Quick Note: Sony and Sharp Call it Quits on LCD Joint Venture
May 25, 2012 1:22 PM
comment(s) - last by
Sharp Display Products to regain 100% control after sale
Sony and Sharp announced this week that their joint venture in producing and selling large-size LCD panels and modules will terminate. Sony will sell its shares in Sharp Display Products Corporation back to SDP. Sony owns about 7.04% of all stock issued in the company.
In exchange for selling the shares back to Sharp, Sony will get cash equal to its original investment of ¥10 billion.
The return of the stock and the cash payment to Sony will be completed by the end of June 2012. Sony made the original ¥10 billion investment in December of 2009, and at that point Sharp Display Products became a joint venture between Sharp and Sony.
Sharp expects no material impact on its financial forecast for the fiscal year ending March 31, 2013. Sony also expects no material impact on its own financial forecast set to end the same month.
Sharp Display Products already holds 92.96% of all stock in the company and purchasing Sony shares will bring its ownership up to 100%.
This article is over a month old, voting and posting comments is disabled
5/25/2012 2:37:23 PM
There has been much speculation that Apple is highly interested in Sharp's IGZO process for it's high resolution iPad3 screen (as a means of increasing transmission efficiency, reducing the number of backlights, reducing the temperature, and reducing the size of the battery).
This sounds like a perfect opportunity for Apple to step in with a $1b of their own to secure a supply of these screens.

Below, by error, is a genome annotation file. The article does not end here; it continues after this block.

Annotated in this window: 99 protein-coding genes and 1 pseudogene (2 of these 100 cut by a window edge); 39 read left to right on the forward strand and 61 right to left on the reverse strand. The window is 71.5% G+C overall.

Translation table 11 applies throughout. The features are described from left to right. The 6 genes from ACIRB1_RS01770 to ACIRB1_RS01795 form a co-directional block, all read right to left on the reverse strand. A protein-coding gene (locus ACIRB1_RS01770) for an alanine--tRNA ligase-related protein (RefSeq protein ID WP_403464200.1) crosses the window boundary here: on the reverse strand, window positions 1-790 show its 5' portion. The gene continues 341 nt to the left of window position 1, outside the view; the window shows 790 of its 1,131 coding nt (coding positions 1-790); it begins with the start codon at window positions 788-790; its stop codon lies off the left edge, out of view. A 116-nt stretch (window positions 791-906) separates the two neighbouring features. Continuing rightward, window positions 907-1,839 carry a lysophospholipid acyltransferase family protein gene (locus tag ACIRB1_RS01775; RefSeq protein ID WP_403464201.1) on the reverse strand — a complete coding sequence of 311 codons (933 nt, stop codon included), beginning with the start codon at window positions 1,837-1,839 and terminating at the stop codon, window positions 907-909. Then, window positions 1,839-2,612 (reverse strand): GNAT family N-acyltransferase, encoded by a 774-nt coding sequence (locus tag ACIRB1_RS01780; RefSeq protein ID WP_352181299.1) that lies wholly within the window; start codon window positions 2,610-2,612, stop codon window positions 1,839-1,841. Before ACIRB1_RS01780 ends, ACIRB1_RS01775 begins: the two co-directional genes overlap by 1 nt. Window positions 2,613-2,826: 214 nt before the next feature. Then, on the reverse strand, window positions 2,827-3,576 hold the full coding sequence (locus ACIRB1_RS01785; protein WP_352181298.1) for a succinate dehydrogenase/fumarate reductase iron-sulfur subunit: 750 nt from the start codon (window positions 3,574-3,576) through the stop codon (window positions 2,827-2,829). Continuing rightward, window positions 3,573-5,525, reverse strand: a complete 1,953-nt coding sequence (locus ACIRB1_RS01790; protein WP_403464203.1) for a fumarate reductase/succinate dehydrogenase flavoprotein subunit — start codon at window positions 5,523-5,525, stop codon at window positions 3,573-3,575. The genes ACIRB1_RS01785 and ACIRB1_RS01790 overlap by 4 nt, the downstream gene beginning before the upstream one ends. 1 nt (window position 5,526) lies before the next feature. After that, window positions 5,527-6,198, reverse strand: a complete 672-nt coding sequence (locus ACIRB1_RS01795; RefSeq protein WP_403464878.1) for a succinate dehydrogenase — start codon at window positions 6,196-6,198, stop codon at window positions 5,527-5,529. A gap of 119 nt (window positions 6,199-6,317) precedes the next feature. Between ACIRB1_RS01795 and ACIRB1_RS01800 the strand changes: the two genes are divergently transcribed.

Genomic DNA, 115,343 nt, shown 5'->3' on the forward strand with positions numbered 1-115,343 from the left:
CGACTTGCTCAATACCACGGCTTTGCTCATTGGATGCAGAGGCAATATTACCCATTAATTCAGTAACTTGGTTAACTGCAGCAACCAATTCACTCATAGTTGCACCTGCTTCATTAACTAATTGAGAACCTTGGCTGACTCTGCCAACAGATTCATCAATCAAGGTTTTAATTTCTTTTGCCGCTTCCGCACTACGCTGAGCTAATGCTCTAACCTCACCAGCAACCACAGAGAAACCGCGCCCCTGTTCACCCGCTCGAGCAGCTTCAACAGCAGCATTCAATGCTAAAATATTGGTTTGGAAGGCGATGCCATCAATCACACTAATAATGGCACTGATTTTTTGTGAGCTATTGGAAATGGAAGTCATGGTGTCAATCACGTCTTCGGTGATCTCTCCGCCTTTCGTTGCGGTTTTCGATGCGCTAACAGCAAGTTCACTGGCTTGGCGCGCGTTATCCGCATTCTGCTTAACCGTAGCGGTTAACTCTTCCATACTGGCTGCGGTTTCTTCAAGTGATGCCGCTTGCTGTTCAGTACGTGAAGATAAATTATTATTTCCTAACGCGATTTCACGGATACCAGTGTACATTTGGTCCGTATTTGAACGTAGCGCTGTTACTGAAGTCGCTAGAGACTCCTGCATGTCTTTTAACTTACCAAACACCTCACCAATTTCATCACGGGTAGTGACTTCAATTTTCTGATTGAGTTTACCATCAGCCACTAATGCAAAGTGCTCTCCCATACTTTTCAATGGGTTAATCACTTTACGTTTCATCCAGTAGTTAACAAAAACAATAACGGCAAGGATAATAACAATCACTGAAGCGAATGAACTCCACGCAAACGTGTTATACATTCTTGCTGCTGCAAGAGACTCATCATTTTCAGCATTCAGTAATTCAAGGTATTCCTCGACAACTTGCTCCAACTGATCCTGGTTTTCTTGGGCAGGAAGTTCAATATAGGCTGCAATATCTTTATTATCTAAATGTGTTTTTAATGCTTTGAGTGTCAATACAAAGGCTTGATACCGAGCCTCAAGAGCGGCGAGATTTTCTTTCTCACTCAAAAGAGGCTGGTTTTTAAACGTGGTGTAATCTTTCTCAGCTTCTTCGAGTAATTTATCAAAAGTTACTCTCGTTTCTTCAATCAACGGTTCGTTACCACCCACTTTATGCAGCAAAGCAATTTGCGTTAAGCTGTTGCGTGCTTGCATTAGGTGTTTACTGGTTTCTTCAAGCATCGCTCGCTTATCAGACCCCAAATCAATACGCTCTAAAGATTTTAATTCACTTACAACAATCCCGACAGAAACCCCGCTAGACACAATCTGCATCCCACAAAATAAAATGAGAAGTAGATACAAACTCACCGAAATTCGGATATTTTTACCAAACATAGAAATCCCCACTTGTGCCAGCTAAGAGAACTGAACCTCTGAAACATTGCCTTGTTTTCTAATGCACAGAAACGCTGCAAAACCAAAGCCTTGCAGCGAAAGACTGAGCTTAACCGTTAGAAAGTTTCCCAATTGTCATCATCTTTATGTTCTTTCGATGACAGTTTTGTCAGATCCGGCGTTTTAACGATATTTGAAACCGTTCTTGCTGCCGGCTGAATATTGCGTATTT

RE: Calling Apple?
5/26/2012 12:32:02 PM
Generally speaking, it's a bad idea for a company which sells finished products to own the parts manufacturers. It means you're beholden to one supplier for that part. If Apple owned part of Sharp's LCD production, they'd be financially obligated to use it even if it didn't produce the best panels.
Apple is better off doing what they do now. Scour the parts landscape for the best suppliers, and contract with them for a limited run of production. Next year, a different supplier may have better parts or a better price, and Apple is free to switch to them.
(Yes I'm aware Samsung contradicts what I just said. They're an exception though, and even they use some outsourced parts. Most finished product companies have switched to the outsourcing business model I just described. The days when Ford built every part of the car are long gone.)
"What would I do? I'd shut it down and give the money back to the shareholders." -- Michael Dell, after being asked what to do with Apple Computer in 1997
"Prepare to be Punished": Microsoft is Killing OneDrive With Cuts, Blames Users
November 3, 2015, 8:23 PM
Apple's New "Magic" Peripheral Line Packs High Tech, High Prices
October 13, 2015, 9:39 PM
Samsung Adds 2 TB 850 EVO, PRO SSDs for $800, $1000
July 7, 2015, 4:23 PM
Seagate Senior Researcher: Heat Can Kill Data on Stored SSDs
May 13, 2015, 2:49 PM
How to Recover Most Apps After Your NVIDIA Driver Crashes in Windows 10
March 30, 2015, 12:54 PM
Tinkerer Gets Old School Mac Plus Running on the Modern Web
March 24, 2015, 6:41 PM
Latest Blog Posts
Sceptre Airs 27", 120 Hz. 1080p Monitor/HDTV w/ 5 ms Response Time for $220
Dec 3, 2014, 10:32 PM
Costco Gives Employees Thanksgiving Off; Wal-Mart Leads "Black Thursday" Charge
Oct 29, 2014, 9:57 PM
"Bear Selfies" Fad Could Turn Deadly, Warn Nevada Wildlife Officials
Oct 28, 2014, 12:00 PM
The Surface Mini That Was Never Released Gets "Hands On" Treatment
Sep 26, 2014, 8:22 AM
ISIS Imposes Ban on Teaching Evolution in Iraq
Sep 17, 2014, 5:22 PM
More Blog Posts
Copyright 2016 DailyTech LLC. -
Terms, Conditions & Privacy Information